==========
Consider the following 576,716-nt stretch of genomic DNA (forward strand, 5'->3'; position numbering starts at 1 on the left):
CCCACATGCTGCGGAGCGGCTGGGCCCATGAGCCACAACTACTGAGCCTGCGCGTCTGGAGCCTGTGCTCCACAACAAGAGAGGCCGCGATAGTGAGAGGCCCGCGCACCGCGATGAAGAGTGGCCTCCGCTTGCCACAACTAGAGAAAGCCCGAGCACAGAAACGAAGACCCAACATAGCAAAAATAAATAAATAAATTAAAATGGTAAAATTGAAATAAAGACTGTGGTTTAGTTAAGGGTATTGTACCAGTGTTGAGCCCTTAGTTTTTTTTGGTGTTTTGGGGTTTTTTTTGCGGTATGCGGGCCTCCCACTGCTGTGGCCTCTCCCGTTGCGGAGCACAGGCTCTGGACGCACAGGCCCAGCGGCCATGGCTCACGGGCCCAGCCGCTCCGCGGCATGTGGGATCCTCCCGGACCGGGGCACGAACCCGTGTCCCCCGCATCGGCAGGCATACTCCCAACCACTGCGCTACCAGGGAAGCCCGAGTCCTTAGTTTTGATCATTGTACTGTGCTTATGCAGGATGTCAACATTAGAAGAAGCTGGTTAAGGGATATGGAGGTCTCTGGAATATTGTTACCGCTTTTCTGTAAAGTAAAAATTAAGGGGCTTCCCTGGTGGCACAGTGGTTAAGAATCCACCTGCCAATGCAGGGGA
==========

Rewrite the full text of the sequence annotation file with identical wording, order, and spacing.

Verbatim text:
Consider the following 576,716-nt stretch of genomic DNA (forward strand, 5'->3'; position numbering starts at 1 on the left):
CCCACATGCTGCGGAGCGGCTGGGCCCATGAGCCACAACTACTGAGCCTGCGCGTCTGGAGCCTGTGCTCCACAACAAGAGAGGCCGCGATAGTGAGAGGCCCGCGCACCGCGATGAAGAGTGGCCTCCGCTTGCCACAACTAGAGAAAGCCCGAGCACAGAAACGAAGACCCAACATAGCAAAAATAAATAAATAAATTAAAATGGTAAAATTGAAATAAAGACTGTGGTTTAGTTAAGGGTATTGTACCAGTGTTGAGCCCTTAGTTTTTTTTGGTGTTTTGGGGTTTTTTTTGCGGTATGCGGGCCTCCCACTGCTGTGGCCTCTCCCGTTGCGGAGCACAGGCTCTGGACGCACAGGCCCAGCGGCCATGGCTCACGGGCCCAGCCGCTCCGCGGCATGTGGGATCCTCCCGGACCGGGGCACGAACCCGTGTCCCCCGCATCGGCAGGCATACTCCCAACCACTGCGCTACCAGGGAAGCCCGAGTCCTTAGTTTTGATCATTGTACTGTGCTTATGCAGGATGTCAACATTAGAAGAAGCTGGTTAAGGGATATGGAGGTCTCTGGAATATTGTTACCGCTTTTCTGTAAAGTAAAAATTAAGGGGCTTCCCTGGTGGCACAGTGGTTAAGAATCCACCTGCCAATGCAGGGGA